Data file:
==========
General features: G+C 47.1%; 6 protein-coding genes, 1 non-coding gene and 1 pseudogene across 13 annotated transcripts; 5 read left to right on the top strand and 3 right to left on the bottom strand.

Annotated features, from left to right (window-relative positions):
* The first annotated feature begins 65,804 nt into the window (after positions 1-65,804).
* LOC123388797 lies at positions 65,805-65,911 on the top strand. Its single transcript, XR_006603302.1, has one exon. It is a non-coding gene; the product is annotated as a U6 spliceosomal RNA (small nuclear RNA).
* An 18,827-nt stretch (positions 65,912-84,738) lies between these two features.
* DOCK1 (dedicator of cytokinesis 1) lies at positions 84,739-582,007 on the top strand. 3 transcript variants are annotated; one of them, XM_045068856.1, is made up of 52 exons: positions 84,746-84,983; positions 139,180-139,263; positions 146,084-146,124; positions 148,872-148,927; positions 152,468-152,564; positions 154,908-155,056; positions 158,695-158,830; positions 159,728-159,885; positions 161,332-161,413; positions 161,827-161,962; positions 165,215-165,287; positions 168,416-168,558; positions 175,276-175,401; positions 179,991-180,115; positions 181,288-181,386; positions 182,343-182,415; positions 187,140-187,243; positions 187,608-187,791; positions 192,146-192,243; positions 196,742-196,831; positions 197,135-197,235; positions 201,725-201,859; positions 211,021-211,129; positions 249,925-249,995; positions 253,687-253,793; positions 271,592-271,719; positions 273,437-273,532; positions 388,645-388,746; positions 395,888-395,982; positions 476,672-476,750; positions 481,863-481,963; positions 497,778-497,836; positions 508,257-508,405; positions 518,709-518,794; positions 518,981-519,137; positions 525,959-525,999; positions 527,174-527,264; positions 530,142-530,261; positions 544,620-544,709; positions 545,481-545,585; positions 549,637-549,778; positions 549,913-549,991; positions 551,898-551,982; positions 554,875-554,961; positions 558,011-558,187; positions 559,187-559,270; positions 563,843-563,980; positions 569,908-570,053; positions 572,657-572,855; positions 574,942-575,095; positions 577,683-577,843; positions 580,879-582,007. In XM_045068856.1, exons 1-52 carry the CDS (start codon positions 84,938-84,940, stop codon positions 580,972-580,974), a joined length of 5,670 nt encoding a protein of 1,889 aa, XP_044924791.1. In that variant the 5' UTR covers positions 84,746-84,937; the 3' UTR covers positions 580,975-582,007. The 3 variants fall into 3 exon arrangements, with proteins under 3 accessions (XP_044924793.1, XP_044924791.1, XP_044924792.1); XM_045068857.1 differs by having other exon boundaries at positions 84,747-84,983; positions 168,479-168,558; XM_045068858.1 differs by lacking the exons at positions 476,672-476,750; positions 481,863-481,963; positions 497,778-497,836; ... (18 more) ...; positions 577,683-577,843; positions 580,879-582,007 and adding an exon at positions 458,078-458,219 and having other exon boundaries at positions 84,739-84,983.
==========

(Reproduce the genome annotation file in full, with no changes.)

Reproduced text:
General features: G+C 47.1%; 6 protein-coding genes, 1 non-coding gene and 1 pseudogene across 13 annotated transcripts; 5 read left to right on the top strand and 3 right to left on the bottom strand.

Annotated features, from left to right (window-relative positions):
* The first annotated feature begins 65,804 nt into the window (after positions 1-65,804).
* LOC123388797 lies at positions 65,805-65,911 on the top strand. Its single transcript, XR_006603302.1, has one exon. It is a non-coding gene; the product is annotated as a U6 spliceosomal RNA (small nuclear RNA).
* An 18,827-nt stretch (positions 65,912-84,738) lies between these two features.
* DOCK1 (dedicator of cytokinesis 1) lies at positions 84,739-582,007 on the top strand. 3 transcript variants are annotated; one of them, XM_045068856.1, is made up of 52 exons: positions 84,746-84,983; positions 139,180-139,263; positions 146,084-146,124; positions 148,872-148,927; positions 152,468-152,564; positions 154,908-155,056; positions 158,695-158,830; positions 159,728-159,885; positions 161,332-161,413; positions 161,827-161,962; positions 165,215-165,287; positions 168,416-168,558; positions 175,276-175,401; positions 179,991-180,115; positions 181,288-181,386; positions 182,343-182,415; positions 187,140-187,243; positions 187,608-187,791; positions 192,146-192,243; positions 196,742-196,831; positions 197,135-197,235; positions 201,725-201,859; positions 211,021-211,129; positions 249,925-249,995; positions 253,687-253,793; positions 271,592-271,719; positions 273,437-273,532; positions 388,645-388,746; positions 395,888-395,982; positions 476,672-476,750; positions 481,863-481,963; positions 497,778-497,836; positions 508,257-508,405; positions 518,709-518,794; positions 518,981-519,137; positions 525,959-525,999; positions 527,174-527,264; positions 530,142-530,261; positions 544,620-544,709; positions 545,481-545,585; positions 549,637-549,778; positions 549,913-549,991; positions 551,898-551,982; positions 554,875-554,961; positions 558,011-558,187; positions 559,187-559,270; positions 563,843-563,980; positions 569,908-570,053; positions 572,657-572,855; positions 574,942-575,095; positions 577,683-577,843; positions 580,879-582,007. In XM_045068856.1, exons 1-52 carry the CDS (start codon positions 84,938-84,940, stop codon positions 580,972-580,974), a joined length of 5,670 nt encoding a protein of 1,889 aa, XP_044924791.1. In that variant the 5' UTR covers positions 84,746-84,937; the 3' UTR covers positions 580,975-582,007. The 3 variants fall into 3 exon arrangements, with proteins under 3 accessions (XP_044924793.1, XP_044924791.1, XP_044924792.1); XM_045068857.1 differs by having other exon boundaries at positions 84,747-84,983; positions 168,479-168,558; XM_045068858.1 differs by lacking the exons at positions 476,672-476,750; positions 481,863-481,963; positions 497,778-497,836; ... (18 more) ...; positions 577,683-577,843; positions 580,879-582,007 and adding an exon at positions 458,078-458,219 and having other exon boundaries at positions 84,739-84,983.